WHO'S IN, WHO'S OUT
A look President Obama's second-term Cabinet:
SECRETARY OF STATE
Hillary Rodham Clinton is expected to leave soon.
Nominated: Sen. John Kerry is expected to be quickly confirmed. His confirmation process begins Thursday.
Timothy Geithner is expected to leave at the end of the month.
Nominated: White House Chief of Staff Jack Lew.
SECRETARY OF DEFENSE
Leon Panetta is likely to leave in mid-February, if his replacement is confirmed.
Nominated: Chuck Hagel, a former Republican senator, is facing opposition from fellow Republicans because of his positions on Iran -- he opposed unilateral sanctions -- and Israel. His confirmation hearings begin Jan. 31.
Eric Holder will remain, although it remains unclear how long he will stay.
Former Sen. Ken Salazar announced this month that he would leave by the end of March to return home to Colorado.
Contenders: Names on the shortlist include Deputy Interior Secretary David Hayes, former Sen. Byron Dorgan, former Wyoming Gov. Dave Freudenthal and Washington Gov. Chris Gregoire.
CHIEF OF STAFF
Jack Lew has been nominated to be Treasury secretary.
Expected nomination: Denis McDonough, Deputy National Security Adviser and a native of Stillwater, Minn., is expected to be named this week. The job does not require confirmation.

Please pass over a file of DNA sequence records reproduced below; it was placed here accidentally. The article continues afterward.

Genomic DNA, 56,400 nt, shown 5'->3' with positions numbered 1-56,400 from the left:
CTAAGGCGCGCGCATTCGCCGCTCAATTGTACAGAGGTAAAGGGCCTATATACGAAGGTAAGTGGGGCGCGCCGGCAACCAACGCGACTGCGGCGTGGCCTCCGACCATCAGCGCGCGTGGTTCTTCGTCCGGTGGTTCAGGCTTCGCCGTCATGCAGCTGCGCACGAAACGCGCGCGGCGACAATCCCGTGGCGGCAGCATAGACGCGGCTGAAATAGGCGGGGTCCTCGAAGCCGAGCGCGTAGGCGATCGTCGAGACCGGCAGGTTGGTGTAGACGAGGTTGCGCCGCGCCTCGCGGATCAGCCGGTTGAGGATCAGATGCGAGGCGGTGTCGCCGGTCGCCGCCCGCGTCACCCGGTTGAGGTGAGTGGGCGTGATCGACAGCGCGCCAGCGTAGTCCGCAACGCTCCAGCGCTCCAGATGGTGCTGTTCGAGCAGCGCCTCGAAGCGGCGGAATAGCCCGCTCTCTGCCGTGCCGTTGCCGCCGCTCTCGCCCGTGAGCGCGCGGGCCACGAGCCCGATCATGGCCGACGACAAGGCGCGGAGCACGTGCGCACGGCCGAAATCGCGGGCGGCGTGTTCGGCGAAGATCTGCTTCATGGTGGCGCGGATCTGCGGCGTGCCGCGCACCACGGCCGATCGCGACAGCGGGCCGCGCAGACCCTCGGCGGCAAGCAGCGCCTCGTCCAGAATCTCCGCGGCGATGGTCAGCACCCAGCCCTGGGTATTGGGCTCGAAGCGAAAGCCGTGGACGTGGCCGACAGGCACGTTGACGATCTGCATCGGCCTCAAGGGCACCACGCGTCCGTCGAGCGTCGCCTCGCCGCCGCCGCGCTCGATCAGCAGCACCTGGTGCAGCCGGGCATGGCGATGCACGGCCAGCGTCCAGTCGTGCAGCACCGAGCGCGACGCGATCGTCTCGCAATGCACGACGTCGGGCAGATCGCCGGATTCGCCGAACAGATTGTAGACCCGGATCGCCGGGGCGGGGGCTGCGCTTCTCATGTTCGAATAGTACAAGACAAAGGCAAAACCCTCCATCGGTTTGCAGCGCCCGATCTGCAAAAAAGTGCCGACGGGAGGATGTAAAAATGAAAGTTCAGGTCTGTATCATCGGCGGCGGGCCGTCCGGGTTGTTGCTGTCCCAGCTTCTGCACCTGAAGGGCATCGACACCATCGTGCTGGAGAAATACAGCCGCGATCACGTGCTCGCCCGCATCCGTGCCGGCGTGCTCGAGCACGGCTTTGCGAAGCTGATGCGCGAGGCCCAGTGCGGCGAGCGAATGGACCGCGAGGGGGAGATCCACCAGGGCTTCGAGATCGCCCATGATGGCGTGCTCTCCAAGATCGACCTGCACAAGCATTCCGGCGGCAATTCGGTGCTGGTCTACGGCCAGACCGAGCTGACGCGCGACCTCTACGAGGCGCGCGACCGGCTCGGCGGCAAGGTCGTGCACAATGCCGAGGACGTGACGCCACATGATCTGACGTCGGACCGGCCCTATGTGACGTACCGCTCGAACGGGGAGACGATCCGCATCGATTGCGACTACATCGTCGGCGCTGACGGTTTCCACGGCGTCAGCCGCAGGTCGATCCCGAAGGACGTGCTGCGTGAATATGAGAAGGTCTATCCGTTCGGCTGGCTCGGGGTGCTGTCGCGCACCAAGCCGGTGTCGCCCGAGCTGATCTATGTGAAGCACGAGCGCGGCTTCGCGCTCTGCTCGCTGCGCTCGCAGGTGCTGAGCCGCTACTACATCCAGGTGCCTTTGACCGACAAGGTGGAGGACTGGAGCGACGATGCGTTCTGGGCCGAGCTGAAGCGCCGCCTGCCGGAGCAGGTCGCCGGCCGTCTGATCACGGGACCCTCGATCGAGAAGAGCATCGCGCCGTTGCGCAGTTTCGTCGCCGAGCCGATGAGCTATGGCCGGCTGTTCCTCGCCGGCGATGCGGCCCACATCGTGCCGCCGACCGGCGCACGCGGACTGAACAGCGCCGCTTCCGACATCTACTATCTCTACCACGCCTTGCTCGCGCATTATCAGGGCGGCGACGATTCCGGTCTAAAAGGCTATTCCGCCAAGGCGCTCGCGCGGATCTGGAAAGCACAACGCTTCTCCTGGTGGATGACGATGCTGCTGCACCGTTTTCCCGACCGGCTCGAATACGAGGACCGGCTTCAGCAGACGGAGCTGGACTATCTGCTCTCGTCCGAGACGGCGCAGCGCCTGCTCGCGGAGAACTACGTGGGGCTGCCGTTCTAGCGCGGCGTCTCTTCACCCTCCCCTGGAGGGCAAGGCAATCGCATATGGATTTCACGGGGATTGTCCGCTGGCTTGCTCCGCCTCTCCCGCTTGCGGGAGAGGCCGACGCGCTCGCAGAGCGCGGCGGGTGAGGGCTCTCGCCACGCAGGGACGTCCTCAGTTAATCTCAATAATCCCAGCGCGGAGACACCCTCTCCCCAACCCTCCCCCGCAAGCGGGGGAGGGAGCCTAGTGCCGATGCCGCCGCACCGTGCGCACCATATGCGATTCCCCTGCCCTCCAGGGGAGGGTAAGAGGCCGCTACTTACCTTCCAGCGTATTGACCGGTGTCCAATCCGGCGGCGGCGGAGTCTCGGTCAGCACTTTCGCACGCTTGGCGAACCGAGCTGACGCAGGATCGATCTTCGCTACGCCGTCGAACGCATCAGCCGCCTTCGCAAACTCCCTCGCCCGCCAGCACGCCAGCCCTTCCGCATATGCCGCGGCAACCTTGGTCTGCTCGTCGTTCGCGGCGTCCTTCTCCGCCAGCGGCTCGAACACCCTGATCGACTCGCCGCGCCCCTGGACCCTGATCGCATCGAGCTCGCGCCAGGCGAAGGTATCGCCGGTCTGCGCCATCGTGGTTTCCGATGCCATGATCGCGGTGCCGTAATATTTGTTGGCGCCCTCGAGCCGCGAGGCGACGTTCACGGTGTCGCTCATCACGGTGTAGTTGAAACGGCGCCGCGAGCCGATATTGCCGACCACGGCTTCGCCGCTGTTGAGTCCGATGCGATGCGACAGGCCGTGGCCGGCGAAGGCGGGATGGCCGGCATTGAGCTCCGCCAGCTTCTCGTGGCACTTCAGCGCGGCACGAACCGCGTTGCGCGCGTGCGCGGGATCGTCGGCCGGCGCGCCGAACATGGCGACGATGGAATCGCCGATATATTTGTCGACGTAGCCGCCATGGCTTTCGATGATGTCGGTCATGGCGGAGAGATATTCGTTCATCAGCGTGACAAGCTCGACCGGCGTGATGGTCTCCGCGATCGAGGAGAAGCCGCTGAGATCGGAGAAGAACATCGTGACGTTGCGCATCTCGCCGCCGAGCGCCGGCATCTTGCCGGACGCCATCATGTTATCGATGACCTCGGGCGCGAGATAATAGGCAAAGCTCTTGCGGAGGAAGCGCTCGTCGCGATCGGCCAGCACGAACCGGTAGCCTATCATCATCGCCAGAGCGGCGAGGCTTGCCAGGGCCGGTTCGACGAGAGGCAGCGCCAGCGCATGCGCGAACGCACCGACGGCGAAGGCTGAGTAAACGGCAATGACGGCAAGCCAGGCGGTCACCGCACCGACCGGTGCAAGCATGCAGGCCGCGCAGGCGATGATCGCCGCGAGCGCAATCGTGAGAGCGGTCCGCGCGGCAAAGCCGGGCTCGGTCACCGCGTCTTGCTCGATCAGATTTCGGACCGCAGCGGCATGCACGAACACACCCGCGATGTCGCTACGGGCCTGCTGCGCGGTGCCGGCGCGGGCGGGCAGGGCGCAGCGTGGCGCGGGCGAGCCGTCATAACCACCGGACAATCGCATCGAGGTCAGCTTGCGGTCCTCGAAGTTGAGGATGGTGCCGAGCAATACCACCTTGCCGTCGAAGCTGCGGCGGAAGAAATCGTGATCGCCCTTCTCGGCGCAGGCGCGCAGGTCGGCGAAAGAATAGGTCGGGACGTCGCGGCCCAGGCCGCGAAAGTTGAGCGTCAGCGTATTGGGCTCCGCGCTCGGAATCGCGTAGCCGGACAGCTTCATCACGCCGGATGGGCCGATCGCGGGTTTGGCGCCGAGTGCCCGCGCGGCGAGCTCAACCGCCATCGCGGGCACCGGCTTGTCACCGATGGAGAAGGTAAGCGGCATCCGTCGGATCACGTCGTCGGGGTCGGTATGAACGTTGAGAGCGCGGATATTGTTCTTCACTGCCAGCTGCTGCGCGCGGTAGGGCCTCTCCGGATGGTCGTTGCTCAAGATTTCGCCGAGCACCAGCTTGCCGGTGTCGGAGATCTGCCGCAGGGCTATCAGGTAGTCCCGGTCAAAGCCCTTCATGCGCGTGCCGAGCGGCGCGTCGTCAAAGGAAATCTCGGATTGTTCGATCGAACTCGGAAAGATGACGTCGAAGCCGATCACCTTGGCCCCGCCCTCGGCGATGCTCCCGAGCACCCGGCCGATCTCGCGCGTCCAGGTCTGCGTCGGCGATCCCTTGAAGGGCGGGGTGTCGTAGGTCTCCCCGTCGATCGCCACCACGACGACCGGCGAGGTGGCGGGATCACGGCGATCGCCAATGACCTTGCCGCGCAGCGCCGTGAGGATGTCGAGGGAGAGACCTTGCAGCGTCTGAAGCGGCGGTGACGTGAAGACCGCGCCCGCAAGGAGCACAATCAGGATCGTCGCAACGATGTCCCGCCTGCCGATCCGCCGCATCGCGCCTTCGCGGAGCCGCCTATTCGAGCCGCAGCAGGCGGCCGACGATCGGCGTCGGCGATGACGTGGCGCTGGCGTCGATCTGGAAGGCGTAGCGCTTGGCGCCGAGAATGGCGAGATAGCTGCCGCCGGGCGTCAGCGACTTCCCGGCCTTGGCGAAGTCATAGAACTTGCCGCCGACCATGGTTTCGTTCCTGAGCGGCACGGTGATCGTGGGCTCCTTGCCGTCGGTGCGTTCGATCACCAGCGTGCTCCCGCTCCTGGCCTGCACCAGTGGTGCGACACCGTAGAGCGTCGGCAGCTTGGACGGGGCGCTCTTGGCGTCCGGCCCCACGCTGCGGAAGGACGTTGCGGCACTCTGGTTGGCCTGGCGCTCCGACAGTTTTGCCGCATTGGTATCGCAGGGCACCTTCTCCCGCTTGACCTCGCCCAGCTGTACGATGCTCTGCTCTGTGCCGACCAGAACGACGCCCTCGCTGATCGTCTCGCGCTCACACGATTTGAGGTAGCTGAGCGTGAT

Thomas Vilsack confirmed last week that he is staying.
Hilda Solis announced her resignation in a surprise letter on Jan. 9. She provided no date when she would step down. She is expected to return to her native California and run for a seat on the Los Angeles County Board of Supervisors.
Contenders: No potential replacement have been identified.
Ray LaHood, a Republican, said he remains open to staying, but has not confirmed his plans.
HEALTH AND HUMAN SERVICES
Former Kansas Gov. Kathleen Sebelius will stay on. She is expected to see through the implementation of the health care overhaul.
Steven Chu, a Nobel Prize-winning physicist, has not confirmed his plans.
HOUSING AND URBAN DEVELOPMENT
Shaun Donovan will stay on. He is expected to play a central role in the administration's efforts to keep the Federal Housing Administration solvent.
Arne Duncan will stay on.
Eric Shinseki will remain.
Janet Napolitano will stay. A former governor of Arizona, she may play an important role in Obama's push for immigration legislation, a high early priority for the administration.
Rebecca Blank, acting secretary. John Bryson resigned from the job in June after taking a medical leave of absence. The agency may be targeted to be combined with other agencies, Blank said.